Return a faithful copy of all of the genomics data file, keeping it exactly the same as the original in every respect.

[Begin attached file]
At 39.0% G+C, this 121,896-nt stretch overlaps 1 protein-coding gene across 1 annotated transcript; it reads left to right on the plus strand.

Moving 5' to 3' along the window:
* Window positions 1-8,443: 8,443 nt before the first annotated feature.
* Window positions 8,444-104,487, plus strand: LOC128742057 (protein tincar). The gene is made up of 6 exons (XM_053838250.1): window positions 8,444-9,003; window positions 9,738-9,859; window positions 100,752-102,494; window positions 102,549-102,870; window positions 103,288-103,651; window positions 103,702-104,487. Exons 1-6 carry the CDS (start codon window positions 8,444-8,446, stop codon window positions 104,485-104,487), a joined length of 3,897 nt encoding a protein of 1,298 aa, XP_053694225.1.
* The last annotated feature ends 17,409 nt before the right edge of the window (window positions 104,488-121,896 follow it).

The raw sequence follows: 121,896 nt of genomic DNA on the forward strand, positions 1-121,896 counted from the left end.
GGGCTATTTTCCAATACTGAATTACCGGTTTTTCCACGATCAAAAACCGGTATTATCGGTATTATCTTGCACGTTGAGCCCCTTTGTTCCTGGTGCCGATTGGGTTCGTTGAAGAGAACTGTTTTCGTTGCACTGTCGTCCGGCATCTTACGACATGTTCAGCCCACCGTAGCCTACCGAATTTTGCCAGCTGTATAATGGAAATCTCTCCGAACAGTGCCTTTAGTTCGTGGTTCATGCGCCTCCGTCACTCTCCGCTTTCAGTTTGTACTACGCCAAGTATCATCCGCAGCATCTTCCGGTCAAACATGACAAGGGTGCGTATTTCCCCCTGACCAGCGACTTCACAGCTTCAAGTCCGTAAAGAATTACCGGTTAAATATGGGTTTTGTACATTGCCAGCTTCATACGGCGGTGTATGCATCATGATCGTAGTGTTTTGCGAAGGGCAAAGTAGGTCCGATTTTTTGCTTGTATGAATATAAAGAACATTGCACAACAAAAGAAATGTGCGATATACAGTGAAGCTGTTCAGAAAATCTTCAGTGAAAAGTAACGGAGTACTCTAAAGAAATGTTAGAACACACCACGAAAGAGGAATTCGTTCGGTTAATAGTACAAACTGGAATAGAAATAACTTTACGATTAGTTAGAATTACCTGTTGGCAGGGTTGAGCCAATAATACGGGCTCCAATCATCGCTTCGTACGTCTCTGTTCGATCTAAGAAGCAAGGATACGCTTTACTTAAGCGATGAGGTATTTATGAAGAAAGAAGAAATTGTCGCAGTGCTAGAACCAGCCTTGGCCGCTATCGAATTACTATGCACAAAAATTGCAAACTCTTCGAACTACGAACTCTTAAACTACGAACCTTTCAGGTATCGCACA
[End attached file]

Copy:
At 39.0% G+C, this 121,896-nt stretch overlaps 1 protein-coding gene across 1 annotated transcript; it reads left to right on the plus strand.

Moving 5' to 3' along the window:
* Window positions 1-8,443: 8,443 nt before the first annotated feature.
* Window positions 8,444-104,487, plus strand: LOC128742057 (protein tincar). The gene is made up of 6 exons (XM_053838250.1): window positions 8,444-9,003; window positions 9,738-9,859; window positions 100,752-102,494; window positions 102,549-102,870; window positions 103,288-103,651; window positions 103,702-104,487. Exons 1-6 carry the CDS (start codon window positions 8,444-8,446, stop codon window positions 104,485-104,487), a joined length of 3,897 nt encoding a protein of 1,298 aa, XP_053694225.1.
* The last annotated feature ends 17,409 nt before the right edge of the window (window positions 104,488-121,896 follow it).

The raw sequence follows: 121,896 nt of genomic DNA on the forward strand, positions 1-121,896 counted from the left end.
GGGCTATTTTCCAATACTGAATTACCGGTTTTTCCACGATCAAAAACCGGTATTATCGGTATTATCTTGCACGTTGAGCCCCTTTGTTCCTGGTGCCGATTGGGTTCGTTGAAGAGAACTGTTTTCGTTGCACTGTCGTCCGGCATCTTACGACATGTTCAGCCCACCGTAGCCTACCGAATTTTGCCAGCTGTATAATGGAAATCTCTCCGAACAGTGCCTTTAGTTCGTGGTTCATGCGCCTCCGTCACTCTCCGCTTTCAGTTTGTACTACGCCAAGTATCATCCGCAGCATCTTCCGGTCAAACATGACAAGGGTGCGTATTTCCCCCTGACCAGCGACTTCACAGCTTCAAGTCCGTAAAGAATTACCGGTTAAATATGGGTTTTGTACATTGCCAGCTTCATACGGCGGTGTATGCATCATGATCGTAGTGTTTTGCGAAGGGCAAAGTAGGTCCGATTTTTTGCTTGTATGAATATAAAGAACATTGCACAACAAAAGAAATGTGCGATATACAGTGAAGCTGTTCAGAAAATCTTCAGTGAAAAGTAACGGAGTACTCTAAAGAAATGTTAGAACACACCACGAAAGAGGAATTCGTTCGGTTAATAGTACAAACTGGAATAGAAATAACTTTACGATTAGTTAGAATTACCTGTTGGCAGGGTTGAGCCAATAATACGGGCTCCAATCATCGCTTCGTACGTCTCTGTTCGATCTAAGAAGCAAGGATACGCTTTACTTAAGCGATGAGGTATTTATGAAGAAAGAAGAAATTGTCGCAGTGCTAGAACCAGCCTTGGCCGCTATCGAATTACTATGCACAAAAATTGCAAACTCTTCGAACTACGAACTCTTAAACTACGAACCTTTCAGGTATCGCACA